Kuindzhi Arkhip Ivanovich 
(15(27).01.1841-11(24).07.1910)


An outstanding Russian artist, master of landscape painting. 
Born in Mariupol in the family of a poor Greek shoemaker. Having lost his parents early, the boy realized his childhood full of hardships, earning his daily bread by constant hard work. He managed to learn from the Greek teacher literacy, for some time he attended the city school. 
From an early age Kuindzhi showed love and ability to painting, he painted on any suitable material: walls, fences, scraps of paper, worked as a photographer’s retoucher, tried to open his own studio, but without success. At one time he was in the disciples of Aivazovsky, however, he never allowed him to the canvas, trusting only to push paints. 
After Kuindzhi went to St. Petersburg, where he managed to create the first large canvas “Tatar Saklya in Crimea”, which he exhibited at the academic exhibition in 1868. 
On the third attempt Kuindzhi became a volunteer at the academy. Gradually, he managed to achieve well-deserved recognition. In 1872, for the painting “Autumn Thaw”, he received the title of a class artist, he created in 1873 the painting “Snow” a year later was awarded a bronze medal at an international exhibition in London. Then his outstanding creations “On the Island of Valaam”, “Lake Ladoga”, “The "Forgotten Village ”, “The Steppe”, “The "Chumatsky Trail in Mariupol”and of course the famous “Ukrainian Night”. 
In 1877, Kuindzhi became a member of the Association of the Wanderers, and a year later he set out "Forest" and "Evening in Little Russia", which aroused a lot of controversy and created many imitators. Coming out of the Association of the Wanderers in 1879, he began to exhibit his paintings in a "solo mode.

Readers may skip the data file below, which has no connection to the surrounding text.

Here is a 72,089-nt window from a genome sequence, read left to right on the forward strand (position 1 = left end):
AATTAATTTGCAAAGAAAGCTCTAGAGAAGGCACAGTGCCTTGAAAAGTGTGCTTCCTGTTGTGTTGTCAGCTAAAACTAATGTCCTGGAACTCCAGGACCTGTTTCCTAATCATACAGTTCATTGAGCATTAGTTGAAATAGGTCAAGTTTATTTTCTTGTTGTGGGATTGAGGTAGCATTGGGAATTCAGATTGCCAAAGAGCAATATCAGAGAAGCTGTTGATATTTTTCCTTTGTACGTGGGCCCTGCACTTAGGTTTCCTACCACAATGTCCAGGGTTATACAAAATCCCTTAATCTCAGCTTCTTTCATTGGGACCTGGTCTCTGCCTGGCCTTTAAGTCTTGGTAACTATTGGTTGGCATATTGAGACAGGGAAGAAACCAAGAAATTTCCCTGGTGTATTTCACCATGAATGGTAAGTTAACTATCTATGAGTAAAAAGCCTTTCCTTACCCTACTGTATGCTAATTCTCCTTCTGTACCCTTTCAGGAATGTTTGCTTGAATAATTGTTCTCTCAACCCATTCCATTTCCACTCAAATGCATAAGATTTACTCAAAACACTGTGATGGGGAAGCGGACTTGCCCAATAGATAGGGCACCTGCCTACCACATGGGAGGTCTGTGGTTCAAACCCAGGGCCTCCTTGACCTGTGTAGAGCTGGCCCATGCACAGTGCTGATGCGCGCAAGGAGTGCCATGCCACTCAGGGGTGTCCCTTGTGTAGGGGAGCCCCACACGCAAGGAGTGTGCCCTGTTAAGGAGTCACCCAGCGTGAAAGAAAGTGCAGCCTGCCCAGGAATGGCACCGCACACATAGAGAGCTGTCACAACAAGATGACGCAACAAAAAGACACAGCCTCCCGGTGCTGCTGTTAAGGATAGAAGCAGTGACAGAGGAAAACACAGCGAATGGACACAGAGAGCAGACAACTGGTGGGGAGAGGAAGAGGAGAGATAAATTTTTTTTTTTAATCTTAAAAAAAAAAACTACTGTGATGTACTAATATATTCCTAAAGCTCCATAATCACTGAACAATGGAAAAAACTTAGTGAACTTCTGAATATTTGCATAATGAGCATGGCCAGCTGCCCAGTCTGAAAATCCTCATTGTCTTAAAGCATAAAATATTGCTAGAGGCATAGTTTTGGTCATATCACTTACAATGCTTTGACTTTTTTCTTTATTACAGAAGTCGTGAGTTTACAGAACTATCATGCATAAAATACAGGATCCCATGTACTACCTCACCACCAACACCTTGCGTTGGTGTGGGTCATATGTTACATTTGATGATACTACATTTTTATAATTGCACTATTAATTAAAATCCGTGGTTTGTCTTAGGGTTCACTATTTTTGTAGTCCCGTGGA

His canvases “Moonlit Night on the Dnieper”, “Birch Grove”, and “Dnepr Morning” had great success.

 

Memorial plaque. Petersburg, Birzhevaya line 18


After 1882 and until the death of Kuindzhi, he never exhibited his paintings anywhere else. From 1894 to 1897 He was a professor-leader of the Higher Art School at the Academy of Fine Arts. 
In the last years of his life, Kuinji often acted as a patron of the arts, donating large sums to the Academy of Arts, to the society promoting arts. These funds were used to pay premiums on landscape painting. A year before his death, he donated 100,000 rubles and his own estate to the Art Society of his own. 
He died in St. Petersburg and was buried in the Smolensk Orthodox cemetery. In 1952, the tombstone and dust were transferred to the Necropolis of Artists (Formerly Tikhvin Cemetery) of the Alexander Nevsky Monastery. 
Cape on the southern coast of Chekina Bay on the Kara coast of the northern island of Novaya Zemlya. The name was given in 1901-1902. Novaya Zemlya expedition of artist A.A. Borisov.

 

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